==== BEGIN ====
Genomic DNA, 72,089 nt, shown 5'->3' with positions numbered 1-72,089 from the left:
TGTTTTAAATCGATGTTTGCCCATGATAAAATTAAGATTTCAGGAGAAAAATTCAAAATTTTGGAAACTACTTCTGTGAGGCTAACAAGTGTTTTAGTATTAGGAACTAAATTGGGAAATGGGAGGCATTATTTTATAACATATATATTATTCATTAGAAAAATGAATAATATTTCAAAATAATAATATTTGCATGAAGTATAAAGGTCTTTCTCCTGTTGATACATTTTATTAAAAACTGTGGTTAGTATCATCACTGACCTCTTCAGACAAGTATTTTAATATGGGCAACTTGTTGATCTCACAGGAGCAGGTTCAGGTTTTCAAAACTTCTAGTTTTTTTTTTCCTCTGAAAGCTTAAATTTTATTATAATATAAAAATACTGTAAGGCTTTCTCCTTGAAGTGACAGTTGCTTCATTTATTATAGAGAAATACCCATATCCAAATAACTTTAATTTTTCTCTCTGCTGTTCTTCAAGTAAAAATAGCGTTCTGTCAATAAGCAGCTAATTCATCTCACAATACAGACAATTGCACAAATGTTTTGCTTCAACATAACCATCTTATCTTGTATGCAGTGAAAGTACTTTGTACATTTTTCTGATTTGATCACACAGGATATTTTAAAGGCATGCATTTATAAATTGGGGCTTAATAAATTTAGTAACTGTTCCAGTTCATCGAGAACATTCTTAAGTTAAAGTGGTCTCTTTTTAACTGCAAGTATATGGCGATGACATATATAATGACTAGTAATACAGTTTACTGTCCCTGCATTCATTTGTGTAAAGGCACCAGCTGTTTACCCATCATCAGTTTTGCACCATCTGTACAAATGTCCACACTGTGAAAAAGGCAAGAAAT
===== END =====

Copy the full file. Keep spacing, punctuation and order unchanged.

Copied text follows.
Genomic DNA, 72,089 nt, shown 5'->3' with positions numbered 1-72,089 from the left:
TGTTTTAAATCGATGTTTGCCCATGATAAAATTAAGATTTCAGGAGAAAAATTCAAAATTTTGGAAACTACTTCTGTGAGGCTAACAAGTGTTTTAGTATTAGGAACTAAATTGGGAAATGGGAGGCATTATTTTATAACATATATATTATTCATTAGAAAAATGAATAATATTTCAAAATAATAATATTTGCATGAAGTATAAAGGTCTTTCTCCTGTTGATACATTTTATTAAAAACTGTGGTTAGTATCATCACTGACCTCTTCAGACAAGTATTTTAATATGGGCAACTTGTTGATCTCACAGGAGCAGGTTCAGGTTTTCAAAACTTCTAGTTTTTTTTTTCCTCTGAAAGCTTAAATTTTATTATAATATAAAAATACTGTAAGGCTTTCTCCTTGAAGTGACAGTTGCTTCATTTATTATAGAGAAATACCCATATCCAAATAACTTTAATTTTTCTCTCTGCTGTTCTTCAAGTAAAAATAGCGTTCTGTCAATAAGCAGCTAATTCATCTCACAATACAGACAATTGCACAAATGTTTTGCTTCAACATAACCATCTTATCTTGTATGCAGTGAAAGTACTTTGTACATTTTTCTGATTTGATCACACAGGATATTTTAAAGGCATGCATTTATAAATTGGGGCTTAATAAATTTAGTAACTGTTCCAGTTCATCGAGAACATTCTTAAGTTAAAGTGGTCTCTTTTTAACTGCAAGTATATGGCGATGACATATATAATGACTAGTAATACAGTTTACTGTCCCTGCATTCATTTGTGTAAAGGCACCAGCTGTTTACCCATCATCAGTTTTGCACCATCTGTACAAATGTCCACACTGTGAAAAAGGCAAGAAAT